-J. Heinrich Arnold, founder of the Bruterhof community
It’s time to move on past your own self-absorption and fully immerse yourself in others and in serving.
I think there’s a lot of good uses for social media. I love how it connects me with people I love all over the world. What are your tips for a simpler online presence? How can we opt out of the comparison game while still staying connected via the internet?
Before researching food became a hobby, I honestly didn’t know how to be healthy. As a kid, I thought it was normal to have stomach aches everyday. As a young adult, I didn’t realize how much food I ate was processed (Pop-tarts, bagels, Wheat Thins, snack cakes, frozen pizzas!) I didn’t know the difference between a whole food and a processed food. I thought sugar was okay and fat was unhealthy. I read nutrition labels but not ingredient labels. I was a total novice.
When Malachi was born I went through a health-food kick. I read all the blogs and books I could find on real food and healthy eating. I wrote this post in 2013 and I still think it’s a great overview of real food.
It’s taken us nearly three years to figure out the right balance of healthy, delicious, frugal, and easy-to-make. Lots of trial and error. What works for our family definitely won’t work for everyone. Tastes and lifestyle make a difference. So does where you get your food and what resources you have where you live. Josh and I went through several “food phases” before we got to where we are now.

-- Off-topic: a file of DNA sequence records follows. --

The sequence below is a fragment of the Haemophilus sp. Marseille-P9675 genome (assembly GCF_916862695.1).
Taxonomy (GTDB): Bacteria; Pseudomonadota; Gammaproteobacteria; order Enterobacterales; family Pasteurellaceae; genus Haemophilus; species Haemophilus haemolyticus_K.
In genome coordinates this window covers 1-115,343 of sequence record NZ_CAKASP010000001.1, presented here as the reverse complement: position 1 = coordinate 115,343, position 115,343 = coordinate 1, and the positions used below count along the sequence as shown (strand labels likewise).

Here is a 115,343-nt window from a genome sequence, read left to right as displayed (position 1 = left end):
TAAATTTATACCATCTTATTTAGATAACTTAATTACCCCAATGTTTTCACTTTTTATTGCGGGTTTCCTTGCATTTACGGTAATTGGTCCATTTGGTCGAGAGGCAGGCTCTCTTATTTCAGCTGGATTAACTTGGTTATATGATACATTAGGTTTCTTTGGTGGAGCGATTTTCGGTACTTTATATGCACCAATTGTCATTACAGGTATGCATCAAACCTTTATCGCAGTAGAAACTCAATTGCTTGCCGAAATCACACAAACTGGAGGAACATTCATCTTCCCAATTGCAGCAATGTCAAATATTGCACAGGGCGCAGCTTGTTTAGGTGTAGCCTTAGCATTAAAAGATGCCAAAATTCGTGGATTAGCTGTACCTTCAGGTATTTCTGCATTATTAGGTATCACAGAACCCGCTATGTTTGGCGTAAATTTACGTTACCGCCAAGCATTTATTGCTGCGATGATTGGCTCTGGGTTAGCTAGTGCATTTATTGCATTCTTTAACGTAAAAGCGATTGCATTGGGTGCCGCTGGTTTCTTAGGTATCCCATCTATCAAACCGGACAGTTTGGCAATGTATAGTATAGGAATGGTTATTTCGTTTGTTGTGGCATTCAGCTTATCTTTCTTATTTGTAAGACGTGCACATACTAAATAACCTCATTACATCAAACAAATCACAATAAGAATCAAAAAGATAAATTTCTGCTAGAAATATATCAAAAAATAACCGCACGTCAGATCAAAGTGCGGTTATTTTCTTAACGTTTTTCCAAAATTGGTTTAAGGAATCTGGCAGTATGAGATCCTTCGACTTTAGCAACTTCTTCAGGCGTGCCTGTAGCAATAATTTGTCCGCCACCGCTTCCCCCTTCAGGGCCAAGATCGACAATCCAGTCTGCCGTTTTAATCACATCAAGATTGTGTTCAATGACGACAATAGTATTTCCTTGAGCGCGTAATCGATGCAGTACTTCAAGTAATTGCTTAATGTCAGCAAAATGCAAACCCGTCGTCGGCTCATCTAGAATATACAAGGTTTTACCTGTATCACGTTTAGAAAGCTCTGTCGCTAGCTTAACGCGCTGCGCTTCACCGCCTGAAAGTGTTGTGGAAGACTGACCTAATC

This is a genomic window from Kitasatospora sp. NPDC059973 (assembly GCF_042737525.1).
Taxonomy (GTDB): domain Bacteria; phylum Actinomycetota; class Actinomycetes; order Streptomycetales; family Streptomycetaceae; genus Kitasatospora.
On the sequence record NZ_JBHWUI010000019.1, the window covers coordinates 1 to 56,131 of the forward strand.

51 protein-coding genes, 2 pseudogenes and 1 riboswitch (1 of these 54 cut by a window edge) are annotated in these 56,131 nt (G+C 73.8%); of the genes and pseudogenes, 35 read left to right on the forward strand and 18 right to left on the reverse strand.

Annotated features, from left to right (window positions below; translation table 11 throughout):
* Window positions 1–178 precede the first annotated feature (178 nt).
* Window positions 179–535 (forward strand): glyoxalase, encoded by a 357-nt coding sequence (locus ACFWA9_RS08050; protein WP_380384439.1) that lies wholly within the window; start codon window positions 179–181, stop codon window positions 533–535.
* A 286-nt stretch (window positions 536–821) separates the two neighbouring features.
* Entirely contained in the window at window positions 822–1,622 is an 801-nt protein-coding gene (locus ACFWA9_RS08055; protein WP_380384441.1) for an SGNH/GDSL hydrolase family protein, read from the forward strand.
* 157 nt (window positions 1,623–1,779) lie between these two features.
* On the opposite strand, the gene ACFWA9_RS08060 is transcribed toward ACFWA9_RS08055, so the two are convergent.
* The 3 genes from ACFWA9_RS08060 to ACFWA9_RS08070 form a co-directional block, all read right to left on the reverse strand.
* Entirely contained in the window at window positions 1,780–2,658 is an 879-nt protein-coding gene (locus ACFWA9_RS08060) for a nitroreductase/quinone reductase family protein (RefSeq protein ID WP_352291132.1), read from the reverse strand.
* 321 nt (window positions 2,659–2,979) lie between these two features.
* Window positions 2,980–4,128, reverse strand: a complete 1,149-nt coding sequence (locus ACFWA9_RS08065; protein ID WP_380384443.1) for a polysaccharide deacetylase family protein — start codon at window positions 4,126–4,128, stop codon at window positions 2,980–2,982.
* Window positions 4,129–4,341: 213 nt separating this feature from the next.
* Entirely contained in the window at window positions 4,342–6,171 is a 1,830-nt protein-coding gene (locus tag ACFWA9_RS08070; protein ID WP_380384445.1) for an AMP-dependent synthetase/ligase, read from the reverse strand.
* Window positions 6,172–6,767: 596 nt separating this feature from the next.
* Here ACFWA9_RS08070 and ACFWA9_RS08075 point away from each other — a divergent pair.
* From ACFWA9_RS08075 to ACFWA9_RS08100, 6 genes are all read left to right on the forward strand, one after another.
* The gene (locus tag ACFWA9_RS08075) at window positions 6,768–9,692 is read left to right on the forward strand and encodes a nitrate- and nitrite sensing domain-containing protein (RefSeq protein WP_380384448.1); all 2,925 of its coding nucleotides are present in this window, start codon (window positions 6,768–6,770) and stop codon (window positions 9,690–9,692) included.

What I’ve found is that it all comes down to balance.
The Convenience / Healthy Balance
The first phase I entered was switching out convenience foods and pleasure foods for healthier alternatives. That’s it! Fast food is convenient but not healthy. What we needed to ask ourselves was at what point were we going to put convenience ahead of our long-term health? It’s not easy to take that first step on a whole food journey, but it can be done! For me it took having a baby and caring what he ate to get my own eating into shape. It also helped to have resources that made it look do-able. It’s hard to get excited about something that seems impossible from the get-go.